New conditions will also be introduced to ensure that users of EV bays are using them principally to charge their vehicles. Enforcement action could be taken where a vehicle is using a bay and is not plugged into the charging point. Time limits could also be imposed.
The Council has provided an electric vehicle recharging point in the car park of the new bungalows which are reached completion in Newbury Avenue.
The bungalows look very smart, albeit completion of the work is behind schedule. The original decision to knock down the garages which were on the site was controversial because the York Council failed to address the chronic lack of off street parking lay-bys in the estate. The parking problem has continued to grow
Electric charging points are set to become a standard feature of new homes in the City.
The Council will consider shortly a report which looks at how electric vehicle charging point availability can be improved across the whole City.
Amongst the issues considered are the difficulties for electric car owners who live in terraced streets with no off street space available.
One suggesting might see charging points added to street lighting columns – although the costs of implementing such a programme would be huge.
City of York Council are set to trial a new state of the art, zero emission, electric refuse collection vehicle this week.
The vehicle is the first of its kind, using electric to both power the vehicle and compact waste, meaning there are zero emissions.
The three day trial will give the council time to see how the truck performs. The 27-tonne truck runs on lithium-ion batteries and is designed for urban environments with short routes and can complete a full ten hour shift on one charge.
Deputy leader of the council and executive member for the environment, Cllr Andrew Waller, said: “As a council we’re always looking at ways in which we can reduce our carbon footprint and emissions to improve air quality. Electric vehicle technology has progressed at an extremely quick rate over the past years, allowing larger vehicles to travel longer in between charges.
“We’re keen to see expanding our electric vehicle fleet with electric waste vehicles is a way in which we can look to reduce our carbon footprint without affecting the serve residents receive.”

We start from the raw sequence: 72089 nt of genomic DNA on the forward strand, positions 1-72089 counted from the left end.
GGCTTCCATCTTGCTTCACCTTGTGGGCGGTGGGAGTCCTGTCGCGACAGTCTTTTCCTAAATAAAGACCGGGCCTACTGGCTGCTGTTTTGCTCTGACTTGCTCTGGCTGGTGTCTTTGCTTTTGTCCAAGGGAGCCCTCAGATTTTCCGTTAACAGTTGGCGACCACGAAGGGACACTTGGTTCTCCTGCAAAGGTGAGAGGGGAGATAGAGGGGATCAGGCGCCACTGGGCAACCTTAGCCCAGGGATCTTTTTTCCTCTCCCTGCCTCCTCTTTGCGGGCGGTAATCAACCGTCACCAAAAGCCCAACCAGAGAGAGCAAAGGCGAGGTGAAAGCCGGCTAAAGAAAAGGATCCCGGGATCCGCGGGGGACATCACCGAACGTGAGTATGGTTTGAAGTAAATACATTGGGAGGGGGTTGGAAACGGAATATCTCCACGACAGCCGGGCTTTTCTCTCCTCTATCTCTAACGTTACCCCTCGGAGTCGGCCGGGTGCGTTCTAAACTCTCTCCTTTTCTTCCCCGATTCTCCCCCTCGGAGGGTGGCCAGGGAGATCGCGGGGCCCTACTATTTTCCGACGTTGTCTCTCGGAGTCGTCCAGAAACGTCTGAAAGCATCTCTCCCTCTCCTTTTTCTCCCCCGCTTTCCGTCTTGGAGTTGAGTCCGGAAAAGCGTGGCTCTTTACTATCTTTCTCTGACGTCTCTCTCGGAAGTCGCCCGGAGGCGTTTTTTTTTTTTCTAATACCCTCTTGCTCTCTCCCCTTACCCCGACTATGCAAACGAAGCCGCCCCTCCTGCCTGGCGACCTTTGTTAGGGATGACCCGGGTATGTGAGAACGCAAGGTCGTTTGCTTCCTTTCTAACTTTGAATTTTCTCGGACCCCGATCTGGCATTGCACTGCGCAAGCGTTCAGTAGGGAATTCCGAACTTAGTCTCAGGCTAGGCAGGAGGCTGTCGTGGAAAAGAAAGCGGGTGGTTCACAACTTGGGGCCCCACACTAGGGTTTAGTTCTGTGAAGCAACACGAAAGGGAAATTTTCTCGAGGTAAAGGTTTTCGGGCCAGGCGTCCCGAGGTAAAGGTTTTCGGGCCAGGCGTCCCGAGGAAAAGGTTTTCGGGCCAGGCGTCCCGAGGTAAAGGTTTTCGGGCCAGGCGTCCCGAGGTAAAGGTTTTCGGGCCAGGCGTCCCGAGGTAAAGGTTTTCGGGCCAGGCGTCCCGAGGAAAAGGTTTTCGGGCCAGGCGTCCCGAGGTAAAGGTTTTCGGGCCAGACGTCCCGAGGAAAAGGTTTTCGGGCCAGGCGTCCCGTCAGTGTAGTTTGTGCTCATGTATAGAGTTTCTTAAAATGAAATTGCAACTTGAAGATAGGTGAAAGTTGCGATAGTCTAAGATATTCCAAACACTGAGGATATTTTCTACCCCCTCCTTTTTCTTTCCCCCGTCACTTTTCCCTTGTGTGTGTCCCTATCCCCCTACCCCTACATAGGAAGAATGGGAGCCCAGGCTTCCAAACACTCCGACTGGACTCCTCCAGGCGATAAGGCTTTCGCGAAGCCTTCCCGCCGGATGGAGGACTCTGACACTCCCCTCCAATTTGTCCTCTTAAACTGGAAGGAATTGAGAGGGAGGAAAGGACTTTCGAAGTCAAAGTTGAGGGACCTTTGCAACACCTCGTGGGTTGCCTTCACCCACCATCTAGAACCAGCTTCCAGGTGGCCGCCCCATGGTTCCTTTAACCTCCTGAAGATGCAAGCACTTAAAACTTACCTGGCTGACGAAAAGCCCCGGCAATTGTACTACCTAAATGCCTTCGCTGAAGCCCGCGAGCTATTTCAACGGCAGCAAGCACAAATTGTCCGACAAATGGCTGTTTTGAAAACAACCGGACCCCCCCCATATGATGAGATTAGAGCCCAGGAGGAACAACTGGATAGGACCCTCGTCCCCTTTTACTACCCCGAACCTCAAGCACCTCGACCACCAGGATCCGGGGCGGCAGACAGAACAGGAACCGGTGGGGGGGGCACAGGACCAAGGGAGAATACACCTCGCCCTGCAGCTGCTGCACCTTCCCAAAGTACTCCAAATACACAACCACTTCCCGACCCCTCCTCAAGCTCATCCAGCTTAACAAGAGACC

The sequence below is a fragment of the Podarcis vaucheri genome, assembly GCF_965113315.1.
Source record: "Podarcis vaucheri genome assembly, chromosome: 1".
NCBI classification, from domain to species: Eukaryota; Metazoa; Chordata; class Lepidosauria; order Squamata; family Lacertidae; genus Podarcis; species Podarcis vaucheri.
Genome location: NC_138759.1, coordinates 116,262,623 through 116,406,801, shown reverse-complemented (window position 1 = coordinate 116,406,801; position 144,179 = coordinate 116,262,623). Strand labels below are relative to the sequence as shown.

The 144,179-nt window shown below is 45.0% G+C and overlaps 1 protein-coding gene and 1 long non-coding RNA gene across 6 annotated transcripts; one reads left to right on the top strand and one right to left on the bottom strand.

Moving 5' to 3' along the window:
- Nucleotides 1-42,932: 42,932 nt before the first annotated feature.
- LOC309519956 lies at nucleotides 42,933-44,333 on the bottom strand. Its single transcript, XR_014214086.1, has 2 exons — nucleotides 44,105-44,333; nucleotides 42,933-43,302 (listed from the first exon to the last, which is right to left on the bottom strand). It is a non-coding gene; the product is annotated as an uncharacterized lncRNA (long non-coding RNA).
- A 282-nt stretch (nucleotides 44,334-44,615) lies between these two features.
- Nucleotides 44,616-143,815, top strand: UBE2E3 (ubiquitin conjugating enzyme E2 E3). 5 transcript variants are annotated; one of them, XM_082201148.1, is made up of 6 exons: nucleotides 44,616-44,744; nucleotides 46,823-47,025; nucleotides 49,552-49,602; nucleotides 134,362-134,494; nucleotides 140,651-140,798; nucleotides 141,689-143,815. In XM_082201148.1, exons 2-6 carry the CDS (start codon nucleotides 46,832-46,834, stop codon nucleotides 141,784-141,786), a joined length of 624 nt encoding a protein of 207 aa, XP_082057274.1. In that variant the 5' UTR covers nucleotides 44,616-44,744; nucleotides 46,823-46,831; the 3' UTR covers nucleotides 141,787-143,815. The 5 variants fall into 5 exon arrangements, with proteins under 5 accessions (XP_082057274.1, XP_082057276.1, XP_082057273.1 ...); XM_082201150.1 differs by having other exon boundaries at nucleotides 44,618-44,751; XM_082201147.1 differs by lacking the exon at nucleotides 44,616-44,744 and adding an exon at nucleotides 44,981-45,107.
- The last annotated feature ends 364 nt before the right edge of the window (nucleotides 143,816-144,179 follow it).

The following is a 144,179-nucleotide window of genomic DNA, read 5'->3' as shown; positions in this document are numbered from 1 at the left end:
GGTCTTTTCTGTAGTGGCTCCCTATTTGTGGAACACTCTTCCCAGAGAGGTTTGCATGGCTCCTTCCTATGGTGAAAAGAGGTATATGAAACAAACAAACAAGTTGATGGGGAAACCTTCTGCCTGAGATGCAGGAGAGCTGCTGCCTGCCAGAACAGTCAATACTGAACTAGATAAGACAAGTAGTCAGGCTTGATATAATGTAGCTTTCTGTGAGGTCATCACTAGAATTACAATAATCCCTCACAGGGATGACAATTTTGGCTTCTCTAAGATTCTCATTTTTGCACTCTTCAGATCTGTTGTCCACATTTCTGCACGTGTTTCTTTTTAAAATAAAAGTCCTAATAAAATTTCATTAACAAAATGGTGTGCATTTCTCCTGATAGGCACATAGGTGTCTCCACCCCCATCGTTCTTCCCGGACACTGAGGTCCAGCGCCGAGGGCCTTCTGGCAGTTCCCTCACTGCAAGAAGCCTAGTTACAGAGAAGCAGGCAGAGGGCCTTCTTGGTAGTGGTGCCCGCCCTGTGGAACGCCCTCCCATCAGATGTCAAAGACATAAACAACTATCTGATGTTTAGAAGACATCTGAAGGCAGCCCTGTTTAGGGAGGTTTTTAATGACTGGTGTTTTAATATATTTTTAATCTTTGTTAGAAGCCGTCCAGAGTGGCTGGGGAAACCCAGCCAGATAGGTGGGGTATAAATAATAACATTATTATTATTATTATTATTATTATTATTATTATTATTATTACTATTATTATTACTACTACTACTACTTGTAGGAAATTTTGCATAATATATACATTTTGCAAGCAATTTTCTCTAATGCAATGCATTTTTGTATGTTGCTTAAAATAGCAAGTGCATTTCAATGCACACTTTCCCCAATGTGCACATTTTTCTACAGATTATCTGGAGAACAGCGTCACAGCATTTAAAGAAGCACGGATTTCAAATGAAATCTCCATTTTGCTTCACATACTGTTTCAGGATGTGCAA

Russell Markstein, Electra’s Commercial Director commented: “The City of York is the conclusion of six months of trials of the Electra in both urban and rural locations. York is the perfect environment for the Electra to operate, with zero emissions and near silent operation, the residents and businesses in the City will visibly see the Council’s efforts in reducing its carbon footprint”
The trial has been offered to the council for free from Electra Commercial Vehicles.
There is confusion today about whether private vehicles can access the rapid recharging points at Monks Cross and Poppleton Bar.
The points were funded from a government(OLEV) scheme but are largely used by the First electric Park and Ride buses.
It appears that electric car drivers have been turned away from the points although they are shown as available on a vehicle charging “app”. The Councils iTravel web site says that vehicle charging points can be found on this map (click)
Apparently the Monks Cross rapid charge points have been recorded on the National Charge Point Register has having restricted access for cars. The Council says that a third party app has been advertising these as ‘available’ which has caused confusion for local EV drivers.
In response to an FOI enquiry the Council has confirmed that the dedicated chargers were used on 1157 occasions, using 22025 kWh of energy, during the first quarter of 2017
The Council says,
“the Monks Cross Park&Ride supervisors are able to permit cars to charge where this does not impact the bus service and this does happen occasionally however the buses have charge point priority as they have no viable alternative location. For cars, the nearest rapid charger is one mile away at The Sports Village and EV drivers are recommended to use these facilities instead”
.Range anxiety is one of the main reasons for the slow take up of electric cars. Being certain that a charging point will be available is of major concern for drivers.
York has been awarded ‘Go Ultra Low’ city status by the Office of Low Emission Vehicles, becoming one of eight UK cities chosen as exemplars for the uptake of ultra low emission vehicles.
City of York Council continues to lead the way regionally, following today’s announcement that it’s the only city in Yorkshire to receive Go Ultra Low cities scheme funding. The Council has been awarded £816,000, following a successful bidding process that will fund an ultra low emission programme including a city wide network of rapid charging hubs. These will provide state-of-the-art, ultra fast, reliable and convenient rapid charging for key vehicle groups such as taxis, private motorists and business users.
York is the first city in Yorkshire to run rapid car charging points. The rapid charging points can fill a car from flat to 80 per cent charged in just 20 minutes using high power 50kW chargers.
The rapid chargers will work by using either a swipe card or by downloading a free app, both of which are available from ‘Charge Your Car’. The charging points are located at the Sports Village and Poppleton Bar (outside electric bus operating hours). They will also support the use of electric buses and taxis in the city. (more…)